Prediction Of Serum Digoxin Concentration Using Estimated Glomerular Filtration Rate In Thai Population
Received 5 June 2019
Accepted for publication 5 November 2019
Published 2 December 2019 Volume 2019:12 Pages 455—463
Checked for plagiarism Yes
Review by Single-blind
Peer reviewer comments 2
Editor who approved publication: Dr Scott Fraser
Orawan Sae-lim,1 Thitima Doungngern,1 Siriluk Jaisue,2 Sirichai Cheewatanakornkul,3 Poukwan Arunmanakul,4 Sirirat Anutrakulchai,5 Rungsrit Kanjanavanit,6 Wibul Wongpoowarak7
1Department of Clinical Pharmacy, Faculty of Pharmaceutical Sciences, Prince of Songkla University, Songkhla, Thailand; 2Division of Clinical Pharmacy, Faculty of Pharmaceutical Sciences, Khon Kaen University, Khon Kaen, Thailand; 3Division of Cardiology, Department of Internal Medicine, Faculty of Medicine, Prince of Songkla University, Songkhla, Thailand; 4Department of Pharmaceutical Care, Faculty of Pharmacy, Chiang Mai University, Chiang Mai, Thailand; 5Division of Nephrology, Department of Medicine, Faculty of Medicine, Khon Kaen University, Khon Kaen, Thailand; 6Division of Cardiology, Department of Internal Medicine, Faculty of Medicine, Chaing Mai University, Chiang Mai, Thailand; 7Department of Pharmaceutical Technology, Faculty of Pharmaceutical Sciences, Prince of Songkla University, Songkhla, Thailand
Correspondence: Thitima Doungngern
Department of Clinical Pharmacy, Faculty of Pharmaceutical Sciences, Prince of Songkla University Songkhla, 90112, Thailand
Purpose: Serum digoxin concentration (SDC) monitoring may be unavailable in some healthcare settings. Predicted SDC comes into play in the efficacy and toxicity monitoring of digoxin. Renal function is the important parameter for predicting SDC. This study was conducted to compare measured and predicted SDC when using creatinine clearance (CrCl) from Cockcroft–Gault (CG) equation and estimated glomerular filtration rate (eGFR) calculated from CKD-Epidemiology Collaboration (CKD-EPI), re-expressed Modification of Diet in Renal Disease (Re-MDRD4), Thai-MDRD4, and Thai-eGFR equations in Sheiner’s and Konishi’s pharmacokinetic models.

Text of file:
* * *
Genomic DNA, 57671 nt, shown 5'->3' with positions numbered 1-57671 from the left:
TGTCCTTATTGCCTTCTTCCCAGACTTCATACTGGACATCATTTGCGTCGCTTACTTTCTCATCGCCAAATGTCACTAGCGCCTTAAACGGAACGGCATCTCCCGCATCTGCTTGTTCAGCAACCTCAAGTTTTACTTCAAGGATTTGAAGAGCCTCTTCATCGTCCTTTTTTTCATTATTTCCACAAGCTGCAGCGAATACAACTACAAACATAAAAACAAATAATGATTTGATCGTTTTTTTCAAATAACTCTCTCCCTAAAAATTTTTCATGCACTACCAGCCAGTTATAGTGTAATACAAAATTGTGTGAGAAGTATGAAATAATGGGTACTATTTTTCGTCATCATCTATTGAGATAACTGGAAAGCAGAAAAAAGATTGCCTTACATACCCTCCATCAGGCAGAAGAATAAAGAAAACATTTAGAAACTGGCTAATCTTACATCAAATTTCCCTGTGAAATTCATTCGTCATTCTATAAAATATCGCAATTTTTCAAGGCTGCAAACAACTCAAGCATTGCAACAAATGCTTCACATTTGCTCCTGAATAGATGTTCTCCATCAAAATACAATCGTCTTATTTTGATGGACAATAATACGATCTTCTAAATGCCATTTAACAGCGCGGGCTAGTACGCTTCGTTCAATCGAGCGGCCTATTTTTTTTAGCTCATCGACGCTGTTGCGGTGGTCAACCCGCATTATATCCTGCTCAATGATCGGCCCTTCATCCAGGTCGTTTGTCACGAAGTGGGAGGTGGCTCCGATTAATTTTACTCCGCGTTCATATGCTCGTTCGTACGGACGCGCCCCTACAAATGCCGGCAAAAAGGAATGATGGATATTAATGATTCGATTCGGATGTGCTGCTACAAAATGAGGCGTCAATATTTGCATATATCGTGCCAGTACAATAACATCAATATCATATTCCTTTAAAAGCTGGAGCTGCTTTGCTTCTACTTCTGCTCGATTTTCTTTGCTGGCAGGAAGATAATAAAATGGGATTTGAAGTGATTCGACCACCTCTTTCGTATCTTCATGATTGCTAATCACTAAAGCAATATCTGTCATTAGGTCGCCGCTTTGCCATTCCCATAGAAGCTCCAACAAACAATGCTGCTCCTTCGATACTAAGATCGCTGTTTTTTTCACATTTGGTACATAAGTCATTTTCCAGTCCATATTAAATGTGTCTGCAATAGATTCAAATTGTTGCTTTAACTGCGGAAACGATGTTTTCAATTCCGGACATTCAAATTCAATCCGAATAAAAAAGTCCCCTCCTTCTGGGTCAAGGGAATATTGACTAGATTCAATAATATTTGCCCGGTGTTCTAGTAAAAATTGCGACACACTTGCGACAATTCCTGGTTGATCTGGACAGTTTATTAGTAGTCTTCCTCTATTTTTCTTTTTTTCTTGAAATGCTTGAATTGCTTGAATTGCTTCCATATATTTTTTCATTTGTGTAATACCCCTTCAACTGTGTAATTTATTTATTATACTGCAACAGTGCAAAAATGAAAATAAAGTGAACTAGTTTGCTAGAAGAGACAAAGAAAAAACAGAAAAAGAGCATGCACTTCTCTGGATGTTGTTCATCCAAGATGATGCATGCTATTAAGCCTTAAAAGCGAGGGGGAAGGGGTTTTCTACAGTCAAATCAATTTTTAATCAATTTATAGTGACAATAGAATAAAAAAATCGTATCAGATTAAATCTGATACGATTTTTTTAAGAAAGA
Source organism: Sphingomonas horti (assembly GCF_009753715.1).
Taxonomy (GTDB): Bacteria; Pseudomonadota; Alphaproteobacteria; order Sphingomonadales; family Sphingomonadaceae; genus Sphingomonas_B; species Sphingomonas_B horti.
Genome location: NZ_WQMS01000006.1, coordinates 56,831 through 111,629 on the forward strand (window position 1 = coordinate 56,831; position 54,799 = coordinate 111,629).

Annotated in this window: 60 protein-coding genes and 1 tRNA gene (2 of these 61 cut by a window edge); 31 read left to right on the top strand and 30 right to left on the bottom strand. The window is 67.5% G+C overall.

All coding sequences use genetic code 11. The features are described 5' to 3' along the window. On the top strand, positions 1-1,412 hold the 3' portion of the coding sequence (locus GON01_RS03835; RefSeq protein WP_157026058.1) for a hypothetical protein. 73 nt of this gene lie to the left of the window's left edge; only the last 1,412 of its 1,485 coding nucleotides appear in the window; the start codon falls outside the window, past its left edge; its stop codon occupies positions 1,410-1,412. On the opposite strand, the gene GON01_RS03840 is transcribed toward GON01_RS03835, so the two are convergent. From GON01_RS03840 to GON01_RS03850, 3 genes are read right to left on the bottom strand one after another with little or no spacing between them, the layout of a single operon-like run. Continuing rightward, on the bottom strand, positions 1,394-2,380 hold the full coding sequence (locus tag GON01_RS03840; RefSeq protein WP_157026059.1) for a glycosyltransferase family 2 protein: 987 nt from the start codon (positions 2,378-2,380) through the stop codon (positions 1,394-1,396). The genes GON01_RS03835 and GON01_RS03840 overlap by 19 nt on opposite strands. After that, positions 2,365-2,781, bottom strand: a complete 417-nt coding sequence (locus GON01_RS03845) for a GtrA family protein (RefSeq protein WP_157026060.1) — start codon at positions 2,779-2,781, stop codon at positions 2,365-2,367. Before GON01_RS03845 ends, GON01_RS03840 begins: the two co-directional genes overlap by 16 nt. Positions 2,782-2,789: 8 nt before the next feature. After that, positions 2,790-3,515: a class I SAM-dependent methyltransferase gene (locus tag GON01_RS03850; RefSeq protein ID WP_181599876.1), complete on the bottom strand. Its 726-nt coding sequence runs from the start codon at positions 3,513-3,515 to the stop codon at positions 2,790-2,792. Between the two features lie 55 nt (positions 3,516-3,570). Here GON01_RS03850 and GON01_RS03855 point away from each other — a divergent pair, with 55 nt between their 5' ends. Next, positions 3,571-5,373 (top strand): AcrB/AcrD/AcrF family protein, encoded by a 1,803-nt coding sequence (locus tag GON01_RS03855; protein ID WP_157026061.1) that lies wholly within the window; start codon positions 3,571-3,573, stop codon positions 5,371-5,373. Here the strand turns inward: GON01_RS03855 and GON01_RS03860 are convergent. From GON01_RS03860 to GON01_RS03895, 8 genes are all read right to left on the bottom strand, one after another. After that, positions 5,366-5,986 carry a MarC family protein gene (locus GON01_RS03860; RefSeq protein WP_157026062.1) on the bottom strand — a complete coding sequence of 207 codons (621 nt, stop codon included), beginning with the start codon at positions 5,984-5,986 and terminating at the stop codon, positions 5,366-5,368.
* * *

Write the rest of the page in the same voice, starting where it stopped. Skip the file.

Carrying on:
Patients and methods: In this retrospective study, patients with cardiovascular disease with a steady-state of SDC within 0.5–2.0 mcg/L were enrolled. CrCl and studied eGFR adjusted for body surface area (BSA) were used in the models to determine the predicted SDC. The discrepancies of the measured and the predicted SDC were analyzed and compared.
Results: One hundred and twenty-four patients ranging in age from 22 to 88 years (median 60 years, IQR 50.2, 69.2) were studied. Their serum creatinine ranged from 0.40 to 1.80 mg/dL (median 0.90 mg/dL, IQR 0.79, 1.10). The mean±SD of measured SDC was 1.12±0.34 mcg/L. In the Sheiner’s model, the mean predicted SDC was calculated by using the CG and the BSA adjusted CKD-EPI equations and was not different when compared with the measured levels (1.10±0.36 mcg/L (p=0.669) and 1.08±0.42 mcg/L (p=0.374), respectively). The CG, CKD-EPI, and Re-MDRD4 equations were a better fit for patients with creatinine ≥0.9 mg/dL for prediction with minimal errors. In the Konishi’s model, the predicted SDC using the CG and the studied eGFR equation was lower than the measured SDC (p<0.05).
Conclusion: In Sheiner’s model, the CG and the BSA adjusted CKD-EPI equations should be used for predicting SDC, especially in patients with serum creatinine ≥0.9 mg/dL. The other studied eGFRs underestimated SDC in both Sheiner’s and Konishi’s model.
Keywords: predicted concentration, digoxin, creatinine clearance, estimated glomerular filtration rate equation, Cockcroft–Gault equation
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